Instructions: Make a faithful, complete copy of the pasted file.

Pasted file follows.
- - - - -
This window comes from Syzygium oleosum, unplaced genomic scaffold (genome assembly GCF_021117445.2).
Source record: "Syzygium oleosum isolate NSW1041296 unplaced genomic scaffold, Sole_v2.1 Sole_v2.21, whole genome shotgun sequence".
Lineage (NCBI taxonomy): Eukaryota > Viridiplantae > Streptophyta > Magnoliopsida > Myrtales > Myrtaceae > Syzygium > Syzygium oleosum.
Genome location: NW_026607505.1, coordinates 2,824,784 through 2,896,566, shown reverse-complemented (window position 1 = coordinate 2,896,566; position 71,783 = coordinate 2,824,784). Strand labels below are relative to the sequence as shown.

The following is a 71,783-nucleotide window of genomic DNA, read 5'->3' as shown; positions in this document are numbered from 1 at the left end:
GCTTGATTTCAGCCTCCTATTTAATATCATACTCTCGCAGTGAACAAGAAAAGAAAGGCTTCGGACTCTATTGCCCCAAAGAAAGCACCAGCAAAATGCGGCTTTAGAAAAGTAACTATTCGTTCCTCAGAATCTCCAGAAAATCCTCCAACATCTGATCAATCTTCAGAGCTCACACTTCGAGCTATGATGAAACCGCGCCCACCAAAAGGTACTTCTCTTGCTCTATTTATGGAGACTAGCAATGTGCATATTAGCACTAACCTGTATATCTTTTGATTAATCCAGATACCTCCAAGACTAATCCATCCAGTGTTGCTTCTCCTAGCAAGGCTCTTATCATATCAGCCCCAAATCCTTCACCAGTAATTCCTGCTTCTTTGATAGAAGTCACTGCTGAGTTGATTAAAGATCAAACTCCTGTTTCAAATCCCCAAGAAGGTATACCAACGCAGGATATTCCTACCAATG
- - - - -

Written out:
This window comes from Syzygium oleosum, unplaced genomic scaffold (genome assembly GCF_021117445.2).
Source record: "Syzygium oleosum isolate NSW1041296 unplaced genomic scaffold, Sole_v2.1 Sole_v2.21, whole genome shotgun sequence".
Lineage (NCBI taxonomy): Eukaryota > Viridiplantae > Streptophyta > Magnoliopsida > Myrtales > Myrtaceae > Syzygium > Syzygium oleosum.
Genome location: NW_026607505.1, coordinates 2,824,784 through 2,896,566, shown reverse-complemented (window position 1 = coordinate 2,896,566; position 71,783 = coordinate 2,824,784). Strand labels below are relative to the sequence as shown.

The following is a 71,783-nucleotide window of genomic DNA, read 5'->3' as shown; positions in this document are numbered from 1 at the left end:
GCTTGATTTCAGCCTCCTATTTAATATCATACTCTCGCAGTGAACAAGAAAAGAAAGGCTTCGGACTCTATTGCCCCAAAGAAAGCACCAGCAAAATGCGGCTTTAGAAAAGTAACTATTCGTTCCTCAGAATCTCCAGAAAATCCTCCAACATCTGATCAATCTTCAGAGCTCACACTTCGAGCTATGATGAAACCGCGCCCACCAAAAGGTACTTCTCTTGCTCTATTTATGGAGACTAGCAATGTGCATATTAGCACTAACCTGTATATCTTTTGATTAATCCAGATACCTCCAAGACTAATCCATCCAGTGTTGCTTCTCCTAGCAAGGCTCTTATCATATCAGCCCCAAATCCTTCACCAGTAATTCCTGCTTCTTTGATAGAAGTCACTGCTGAGTTGATTAAAGATCAAACTCCTGTTTCAAATCCCCAAGAAGGTATACCAACGCAGGATATTCCTACCAATG